Environmental News from the US: A team of scientists working in the field of plastics has published a letter in Science, calling for the cessation of new plastic production in order to solve the plastic pollution issue.
Plastic is not only an issue when it comes to its disposal, but its production generates large volumes of greenhouse gas emissions, contributing to the climate crisis, they argue.
Earlier this year, countries agreed to adopt a global treaty to stop plastic pollution, but the details for this agreement have yet to be determined. Negotiators will begin working on a draft of the agreement next month.
“[T]he resolution is in place, but it will be years before the treaty is adopted … and implemented with appropriate accountability,” letter co-author Bethanie Carney Almroth, an ecotoxicologist and microplastics researcher from the University of Gothenburg in Sweden, told Mongabay in an email. “The problems with plastics are complex and will require multifaceted solutions that are product and context-specific to ensure safety and equity.”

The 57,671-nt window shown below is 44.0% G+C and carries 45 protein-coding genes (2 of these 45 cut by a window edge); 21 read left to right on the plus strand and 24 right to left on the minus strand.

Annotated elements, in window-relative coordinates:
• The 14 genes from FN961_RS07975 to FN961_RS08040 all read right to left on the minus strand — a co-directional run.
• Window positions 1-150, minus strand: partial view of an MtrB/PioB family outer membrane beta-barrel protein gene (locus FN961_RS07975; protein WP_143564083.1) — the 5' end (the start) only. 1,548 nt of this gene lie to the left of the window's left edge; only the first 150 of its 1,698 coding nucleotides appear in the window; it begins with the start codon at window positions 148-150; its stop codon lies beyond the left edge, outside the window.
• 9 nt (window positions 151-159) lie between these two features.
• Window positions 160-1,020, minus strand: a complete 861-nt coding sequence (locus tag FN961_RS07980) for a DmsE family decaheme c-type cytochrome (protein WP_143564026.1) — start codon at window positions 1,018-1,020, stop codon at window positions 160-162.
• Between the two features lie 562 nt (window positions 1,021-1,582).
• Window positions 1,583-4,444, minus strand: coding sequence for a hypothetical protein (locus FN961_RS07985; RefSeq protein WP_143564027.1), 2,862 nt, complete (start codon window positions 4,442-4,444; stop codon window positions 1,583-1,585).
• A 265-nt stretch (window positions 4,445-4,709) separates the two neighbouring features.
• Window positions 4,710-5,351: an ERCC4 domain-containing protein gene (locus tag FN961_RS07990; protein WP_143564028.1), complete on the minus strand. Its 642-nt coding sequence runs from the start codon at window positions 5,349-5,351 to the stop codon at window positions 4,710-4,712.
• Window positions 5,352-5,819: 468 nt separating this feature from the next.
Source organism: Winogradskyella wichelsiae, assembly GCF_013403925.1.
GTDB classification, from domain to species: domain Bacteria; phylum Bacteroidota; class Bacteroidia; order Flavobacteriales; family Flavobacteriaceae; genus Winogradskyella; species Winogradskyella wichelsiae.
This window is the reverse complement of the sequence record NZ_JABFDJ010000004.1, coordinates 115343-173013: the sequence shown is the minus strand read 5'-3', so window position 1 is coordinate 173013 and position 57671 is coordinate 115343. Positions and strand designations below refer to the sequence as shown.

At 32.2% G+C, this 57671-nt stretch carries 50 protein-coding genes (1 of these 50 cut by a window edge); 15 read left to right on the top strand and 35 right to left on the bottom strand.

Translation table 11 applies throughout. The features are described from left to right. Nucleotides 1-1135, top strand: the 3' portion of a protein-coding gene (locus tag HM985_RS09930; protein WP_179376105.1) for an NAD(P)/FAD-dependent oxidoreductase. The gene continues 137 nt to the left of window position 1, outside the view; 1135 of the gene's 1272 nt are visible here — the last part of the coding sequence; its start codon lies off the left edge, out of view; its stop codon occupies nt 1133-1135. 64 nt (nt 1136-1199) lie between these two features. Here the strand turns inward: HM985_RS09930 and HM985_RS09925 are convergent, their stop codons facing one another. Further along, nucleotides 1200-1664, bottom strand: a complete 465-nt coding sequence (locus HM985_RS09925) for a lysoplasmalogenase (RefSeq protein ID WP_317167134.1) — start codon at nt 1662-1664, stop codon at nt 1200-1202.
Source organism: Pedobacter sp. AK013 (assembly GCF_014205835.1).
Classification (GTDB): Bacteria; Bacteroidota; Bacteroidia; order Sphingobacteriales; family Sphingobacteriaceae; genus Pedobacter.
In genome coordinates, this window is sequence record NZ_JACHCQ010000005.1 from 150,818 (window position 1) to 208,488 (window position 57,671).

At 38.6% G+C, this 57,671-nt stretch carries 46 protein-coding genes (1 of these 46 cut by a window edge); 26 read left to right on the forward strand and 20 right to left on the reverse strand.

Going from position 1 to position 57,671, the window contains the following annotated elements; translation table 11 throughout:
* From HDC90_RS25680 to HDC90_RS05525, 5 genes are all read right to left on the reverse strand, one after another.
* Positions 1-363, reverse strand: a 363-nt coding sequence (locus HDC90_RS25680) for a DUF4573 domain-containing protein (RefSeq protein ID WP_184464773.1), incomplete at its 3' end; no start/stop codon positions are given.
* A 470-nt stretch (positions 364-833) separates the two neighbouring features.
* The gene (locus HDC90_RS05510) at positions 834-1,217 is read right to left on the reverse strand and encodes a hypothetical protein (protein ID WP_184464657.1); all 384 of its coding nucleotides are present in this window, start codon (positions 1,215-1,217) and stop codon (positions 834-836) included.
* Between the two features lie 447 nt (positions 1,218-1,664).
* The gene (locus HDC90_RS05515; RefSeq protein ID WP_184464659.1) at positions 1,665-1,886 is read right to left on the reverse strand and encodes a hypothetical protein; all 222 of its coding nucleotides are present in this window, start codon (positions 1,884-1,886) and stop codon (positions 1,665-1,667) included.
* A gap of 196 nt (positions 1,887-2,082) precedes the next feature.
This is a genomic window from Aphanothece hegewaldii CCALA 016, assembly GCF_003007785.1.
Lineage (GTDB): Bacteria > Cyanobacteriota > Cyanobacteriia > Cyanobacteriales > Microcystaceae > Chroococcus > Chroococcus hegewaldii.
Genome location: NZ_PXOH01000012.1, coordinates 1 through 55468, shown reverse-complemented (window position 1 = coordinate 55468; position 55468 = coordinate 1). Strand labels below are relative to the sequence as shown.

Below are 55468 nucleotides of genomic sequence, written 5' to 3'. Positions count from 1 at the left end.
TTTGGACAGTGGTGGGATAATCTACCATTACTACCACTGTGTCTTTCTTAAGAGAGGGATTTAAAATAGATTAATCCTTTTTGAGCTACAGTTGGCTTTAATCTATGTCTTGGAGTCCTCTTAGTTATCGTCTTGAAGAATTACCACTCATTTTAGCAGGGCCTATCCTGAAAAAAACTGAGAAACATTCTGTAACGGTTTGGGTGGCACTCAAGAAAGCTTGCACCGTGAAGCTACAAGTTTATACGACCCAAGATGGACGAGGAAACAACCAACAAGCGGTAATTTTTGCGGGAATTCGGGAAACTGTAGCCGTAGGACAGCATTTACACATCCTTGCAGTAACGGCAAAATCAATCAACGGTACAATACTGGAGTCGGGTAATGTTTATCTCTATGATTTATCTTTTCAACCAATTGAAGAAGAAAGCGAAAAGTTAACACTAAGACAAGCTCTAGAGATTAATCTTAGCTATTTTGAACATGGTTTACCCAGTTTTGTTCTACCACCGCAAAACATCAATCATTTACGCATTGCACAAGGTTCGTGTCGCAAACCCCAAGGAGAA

The letter notes that there are currently about 450 million tons of plastic produced each year and that production is set to double by 2045. The production of plastic is known to emit large volumes of greenhouse gas emissions — in the U.S. alone; it’s been estimated that the plastic industry contributes 232 million metric tons of greenhouse gases every year and that these emissions could outpace what is produced by burning coal by 2030. But there is also the growing issue of plastic waste, especially since most of it is currently exported from the Global North to the Global South, the scientists say in the letter.
A recent study in Science has suggested that plastic pollution can only be cut by about 80% over the next 20 years if all possible solutions to the issue are fully implemented, including replacing plastic with other materials and improving recycling and waste management. But even with this action, about 710 million metric tons of plastic waste will have entered both terrestrial and aquatic ecosystems, the study suggests.
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